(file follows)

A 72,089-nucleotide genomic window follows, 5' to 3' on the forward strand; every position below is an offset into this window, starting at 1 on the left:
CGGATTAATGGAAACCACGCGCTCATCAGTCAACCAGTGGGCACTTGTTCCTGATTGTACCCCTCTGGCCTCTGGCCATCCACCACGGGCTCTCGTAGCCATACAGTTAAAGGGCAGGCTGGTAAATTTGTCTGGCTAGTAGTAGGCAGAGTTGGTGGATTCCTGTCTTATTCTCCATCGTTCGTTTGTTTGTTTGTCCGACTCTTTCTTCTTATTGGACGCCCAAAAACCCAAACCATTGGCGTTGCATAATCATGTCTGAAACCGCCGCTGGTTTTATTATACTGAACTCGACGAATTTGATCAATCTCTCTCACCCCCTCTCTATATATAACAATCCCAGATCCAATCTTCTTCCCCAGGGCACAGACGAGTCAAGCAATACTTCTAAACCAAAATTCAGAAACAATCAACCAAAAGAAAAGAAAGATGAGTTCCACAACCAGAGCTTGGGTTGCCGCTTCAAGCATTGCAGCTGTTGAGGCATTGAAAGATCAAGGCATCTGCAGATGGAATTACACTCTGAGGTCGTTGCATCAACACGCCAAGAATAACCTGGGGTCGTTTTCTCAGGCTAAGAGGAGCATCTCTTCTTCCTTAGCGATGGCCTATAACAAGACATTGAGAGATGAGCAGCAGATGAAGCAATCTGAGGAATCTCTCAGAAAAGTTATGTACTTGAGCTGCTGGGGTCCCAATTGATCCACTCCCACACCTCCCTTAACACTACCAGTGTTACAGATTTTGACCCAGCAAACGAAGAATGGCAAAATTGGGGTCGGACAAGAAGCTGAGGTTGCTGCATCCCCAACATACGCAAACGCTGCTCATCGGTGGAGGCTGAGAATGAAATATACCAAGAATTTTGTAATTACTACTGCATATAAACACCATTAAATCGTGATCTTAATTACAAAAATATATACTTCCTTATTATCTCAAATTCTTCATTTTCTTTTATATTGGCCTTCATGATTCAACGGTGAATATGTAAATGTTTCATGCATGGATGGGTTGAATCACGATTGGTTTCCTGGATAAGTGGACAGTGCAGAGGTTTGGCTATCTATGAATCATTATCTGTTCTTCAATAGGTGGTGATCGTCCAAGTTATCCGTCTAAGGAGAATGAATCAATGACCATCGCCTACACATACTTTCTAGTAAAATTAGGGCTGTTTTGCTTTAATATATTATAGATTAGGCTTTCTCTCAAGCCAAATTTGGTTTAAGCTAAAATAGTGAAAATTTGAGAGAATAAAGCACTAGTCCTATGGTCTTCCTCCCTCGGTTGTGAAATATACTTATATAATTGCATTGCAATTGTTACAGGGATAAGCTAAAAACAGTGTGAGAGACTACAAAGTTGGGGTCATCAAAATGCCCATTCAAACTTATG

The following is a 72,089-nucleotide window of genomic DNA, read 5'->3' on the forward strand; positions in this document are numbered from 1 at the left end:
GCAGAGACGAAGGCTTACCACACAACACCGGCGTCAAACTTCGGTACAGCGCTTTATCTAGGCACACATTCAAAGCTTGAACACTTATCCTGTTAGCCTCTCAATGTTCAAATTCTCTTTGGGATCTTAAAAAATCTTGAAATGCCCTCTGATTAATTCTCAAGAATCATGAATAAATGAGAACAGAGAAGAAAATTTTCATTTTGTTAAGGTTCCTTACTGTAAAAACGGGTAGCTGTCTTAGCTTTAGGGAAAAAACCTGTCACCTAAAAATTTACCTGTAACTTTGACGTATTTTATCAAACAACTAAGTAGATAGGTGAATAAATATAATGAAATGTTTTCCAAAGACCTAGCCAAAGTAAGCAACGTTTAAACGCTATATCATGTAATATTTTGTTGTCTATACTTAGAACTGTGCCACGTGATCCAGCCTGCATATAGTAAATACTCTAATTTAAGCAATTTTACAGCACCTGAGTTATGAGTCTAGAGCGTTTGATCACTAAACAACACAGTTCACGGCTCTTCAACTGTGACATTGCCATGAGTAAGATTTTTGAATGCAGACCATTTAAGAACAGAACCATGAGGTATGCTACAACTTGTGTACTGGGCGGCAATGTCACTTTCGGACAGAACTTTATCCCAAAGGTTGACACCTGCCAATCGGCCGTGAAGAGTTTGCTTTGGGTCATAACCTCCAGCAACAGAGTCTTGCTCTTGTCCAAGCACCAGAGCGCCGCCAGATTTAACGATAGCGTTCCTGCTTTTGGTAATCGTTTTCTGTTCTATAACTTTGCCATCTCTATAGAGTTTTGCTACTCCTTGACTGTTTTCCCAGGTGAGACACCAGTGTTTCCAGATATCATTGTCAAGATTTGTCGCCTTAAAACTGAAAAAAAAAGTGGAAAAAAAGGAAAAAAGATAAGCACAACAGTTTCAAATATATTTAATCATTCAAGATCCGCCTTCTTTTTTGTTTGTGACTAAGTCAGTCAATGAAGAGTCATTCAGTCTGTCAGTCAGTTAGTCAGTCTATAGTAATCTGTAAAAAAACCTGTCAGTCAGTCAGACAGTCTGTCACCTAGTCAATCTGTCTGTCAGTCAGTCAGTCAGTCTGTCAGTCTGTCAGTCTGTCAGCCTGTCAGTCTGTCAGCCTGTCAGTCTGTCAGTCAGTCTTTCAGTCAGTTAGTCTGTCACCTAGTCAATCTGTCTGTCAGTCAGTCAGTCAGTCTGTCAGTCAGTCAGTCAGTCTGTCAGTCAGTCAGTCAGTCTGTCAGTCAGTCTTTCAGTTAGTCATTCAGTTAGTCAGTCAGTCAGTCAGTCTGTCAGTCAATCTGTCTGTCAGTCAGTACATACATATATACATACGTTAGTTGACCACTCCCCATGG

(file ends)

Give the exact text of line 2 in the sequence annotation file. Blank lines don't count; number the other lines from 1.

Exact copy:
CGGATTAATGGAAACCACGCGCTCATCAGTCAACCAGTGGGCACTTGTTCCTGATTGTACCCCTCTGGCCTCTGGCCATCCACCACGGGCTCTCGTAGCCATACAGTTAAAGGGCAGGCTGGTAAATTTGTCTGGCTAGTAGTAGGCAGAGTTGGTGGATTCCTGTCTTATTCTCCATCGTTCGTTTGTTTGTTTGTCCGACTCTTTCTTCTTATTGGACGCCCAAAAACCCAAACCATTGGCGTTGCATAATCATGTCTGAAACCGCCGCTGGTTTTATTATACTGAACTCGACGAATTTGATCAATCTCTCTCACCCCCTCTCTATATATAACAATCCCAGATCCAATCTTCTTCCCCAGGGCACAGACGAGTCAAGCAATACTTCTAAACCAAAATTCAGAAACAATCAACCAAAAGAAAAGAAAGATGAGTTCCACAACCAGAGCTTGGGTTGCCGCTTCAAGCATTGCAGCTGTTGAGGCATTGAAAGATCAAGGCATCTGCAGATGGAATTACACTCTGAGGTCGTTGCATCAACACGCCAAGAATAACCTGGGGTCGTTTTCTCAGGCTAAGAGGAGCATCTCTTCTTCCTTAGCGATGGCCTATAACAAGACATTGAGAGATGAGCAGCAGATGAAGCAATCTGAGGAATCTCTCAGAAAAGTTATGTACTTGAGCTGCTGGGGTCCCAATTGATCCACTCCCACACCTCCCTTAACACTACCAGTGTTACAGATTTTGACCCAGCAAACGAAGAATGGCAAAATTGGGGTCGGACAAGAAGCTGAGGTTGCTGCATCCCCAACATACGCAAACGCTGCTCATCGGTGGAGGCTGAGAATGAAATATACCAAGAATTTTGTAATTACTACTGCATATAAACACCATTAAATCGTGATCTTAATTACAAAAATATATACTTCCTTATTATCTCAAATTCTTCATTTTCTTTTATATTGGCCTTCATGATTCAACGGTGAATATGTAAATGTTTCATGCATGGATGGGTTGAATCACGATTGGTTTCCTGGATAAGTGGACAGTGCAGAGGTTTGGCTATCTATGAATCATTATCTGTTCTTCAATAGGTGGTGATCGTCCAAGTTATCCGTCTAAGGAGAATGAATCAATGACCATCGCCTACACATACTTTCTAGTAAAATTAGGGCTGTTTTGCTTTAATATATTATAGATTAGGCTTTCTCTCAAGCCAAATTTGGTTTAAGCTAAAATAGTGAAAATTTGAGAGAATAAAGCACTAGTCCTATGGTCTTCCTCCCTCGGTTGTGAAATATACTTATATAATTGCATTGCAATTGTTACAGGGATAAGCTAAAAACAGTGTGAGAGACTACAAAGTTGGGGTCATCAAAATGCCCATTCAAACTTATG